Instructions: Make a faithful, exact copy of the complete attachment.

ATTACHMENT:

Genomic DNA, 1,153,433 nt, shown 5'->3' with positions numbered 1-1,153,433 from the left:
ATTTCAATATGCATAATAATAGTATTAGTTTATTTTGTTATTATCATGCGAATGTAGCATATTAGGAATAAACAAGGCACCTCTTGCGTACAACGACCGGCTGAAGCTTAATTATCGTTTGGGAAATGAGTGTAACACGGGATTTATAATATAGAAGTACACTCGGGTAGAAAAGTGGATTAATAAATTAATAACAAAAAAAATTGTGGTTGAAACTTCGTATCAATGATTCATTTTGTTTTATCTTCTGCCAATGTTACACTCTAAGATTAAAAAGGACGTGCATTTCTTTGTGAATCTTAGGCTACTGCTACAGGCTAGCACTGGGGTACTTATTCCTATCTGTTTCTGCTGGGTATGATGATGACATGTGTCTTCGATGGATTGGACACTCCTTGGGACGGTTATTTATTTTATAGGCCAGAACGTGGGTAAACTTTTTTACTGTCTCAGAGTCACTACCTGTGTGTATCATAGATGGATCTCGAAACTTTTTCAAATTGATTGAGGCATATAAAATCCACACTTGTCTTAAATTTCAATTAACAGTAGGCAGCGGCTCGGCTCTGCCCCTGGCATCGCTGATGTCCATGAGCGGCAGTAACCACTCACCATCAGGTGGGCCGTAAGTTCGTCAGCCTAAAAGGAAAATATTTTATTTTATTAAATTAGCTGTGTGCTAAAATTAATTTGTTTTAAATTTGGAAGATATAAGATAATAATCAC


Genomic DNA, 1,153,433 nt, shown 5'->3' with positions numbered 1-1,153,433 from the left:
ATTTCAATATGCATAATAATAGTATTAGTTTATTTTGTTATTATCATGCGAATGTAGCATATTAGGAATAAACAAGGCACCTCTTGCGTACAACGACCGGCTGAAGCTTAATTATCGTTTGGGAAATGAGTGTAACACGGGATTTATAATATAGAAGTACACTCGGGTAGAAAAGTGGATTAATAAATTAATAACAAAAAAAATTGTGGTTGAAACTTCGTATCAATGATTCATTTTGTTTTATCTTCTGCCAATGTTACACTCTAAGATTAAAAAGGACGTGCATTTCTTTGTGAATCTTAGGCTACTGCTACAGGCTAGCACTGGGGTACTTATTCCTATCTGTTTCTGCTGGGTATGATGATGACATGTGTCTTCGATGGATTGGACACTCCTTGGGACGGTTATTTATTTTATAGGCCAGAACGTGGGTAAACTTTTTTACTGTCTCAGAGTCACTACCTGTGTGTATCATAGATGGATCTCGAAACTTTTTCAAATTGATTGAGGCATATAAAATCCACACTTGTCTTAAATTTCAATTAACAGTAGGCAGCGGCTCGGCTCTGCCCCTGGCATCGCTGATGTCCATGAGCGGCAGTAACCACTCACCATCAGGTGGGCCGTAAGTTCGTCAGCCTAAAAGGAAAATATTTTATTTTATTAAATTAGCTGTGTGCTAAAATTAATTTGTTTTAAATTTGGAAGATATAAGATAATAATCAC